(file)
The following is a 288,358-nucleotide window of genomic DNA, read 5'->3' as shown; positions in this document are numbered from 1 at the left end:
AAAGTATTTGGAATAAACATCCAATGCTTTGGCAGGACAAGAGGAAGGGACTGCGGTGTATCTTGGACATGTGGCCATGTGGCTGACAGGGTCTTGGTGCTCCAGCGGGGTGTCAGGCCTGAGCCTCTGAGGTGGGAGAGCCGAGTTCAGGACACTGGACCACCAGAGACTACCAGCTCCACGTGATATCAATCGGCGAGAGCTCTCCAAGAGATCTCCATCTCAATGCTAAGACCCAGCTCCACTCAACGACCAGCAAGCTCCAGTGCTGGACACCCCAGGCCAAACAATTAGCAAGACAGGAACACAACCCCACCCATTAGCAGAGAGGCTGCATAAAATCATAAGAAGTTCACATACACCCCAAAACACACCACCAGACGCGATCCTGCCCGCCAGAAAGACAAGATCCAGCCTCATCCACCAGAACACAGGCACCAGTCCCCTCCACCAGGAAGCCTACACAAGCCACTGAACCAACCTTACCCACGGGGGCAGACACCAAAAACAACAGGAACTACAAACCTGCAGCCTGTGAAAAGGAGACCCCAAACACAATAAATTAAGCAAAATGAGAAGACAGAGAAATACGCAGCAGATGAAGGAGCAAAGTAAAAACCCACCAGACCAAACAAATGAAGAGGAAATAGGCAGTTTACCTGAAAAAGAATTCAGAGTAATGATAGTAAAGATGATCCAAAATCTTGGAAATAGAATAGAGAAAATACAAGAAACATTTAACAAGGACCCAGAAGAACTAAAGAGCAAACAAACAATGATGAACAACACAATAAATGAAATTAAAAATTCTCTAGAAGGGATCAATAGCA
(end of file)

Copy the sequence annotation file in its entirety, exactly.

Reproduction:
The following is a 288,358-nucleotide window of genomic DNA, read 5'->3' as shown; positions in this document are numbered from 1 at the left end:
AAAGTATTTGGAATAAACATCCAATGCTTTGGCAGGACAAGAGGAAGGGACTGCGGTGTATCTTGGACATGTGGCCATGTGGCTGACAGGGTCTTGGTGCTCCAGCGGGGTGTCAGGCCTGAGCCTCTGAGGTGGGAGAGCCGAGTTCAGGACACTGGACCACCAGAGACTACCAGCTCCACGTGATATCAATCGGCGAGAGCTCTCCAAGAGATCTCCATCTCAATGCTAAGACCCAGCTCCACTCAACGACCAGCAAGCTCCAGTGCTGGACACCCCAGGCCAAACAATTAGCAAGACAGGAACACAACCCCACCCATTAGCAGAGAGGCTGCATAAAATCATAAGAAGTTCACATACACCCCAAAACACACCACCAGACGCGATCCTGCCCGCCAGAAAGACAAGATCCAGCCTCATCCACCAGAACACAGGCACCAGTCCCCTCCACCAGGAAGCCTACACAAGCCACTGAACCAACCTTACCCACGGGGGCAGACACCAAAAACAACAGGAACTACAAACCTGCAGCCTGTGAAAAGGAGACCCCAAACACAATAAATTAAGCAAAATGAGAAGACAGAGAAATACGCAGCAGATGAAGGAGCAAAGTAAAAACCCACCAGACCAAACAAATGAAGAGGAAATAGGCAGTTTACCTGAAAAAGAATTCAGAGTAATGATAGTAAAGATGATCCAAAATCTTGGAAATAGAATAGAGAAAATACAAGAAACATTTAACAAGGACCCAGAAGAACTAAAGAGCAAACAAACAATGATGAACAACACAATAAATGAAATTAAAAATTCTCTAGAAGGGATCAATAGCA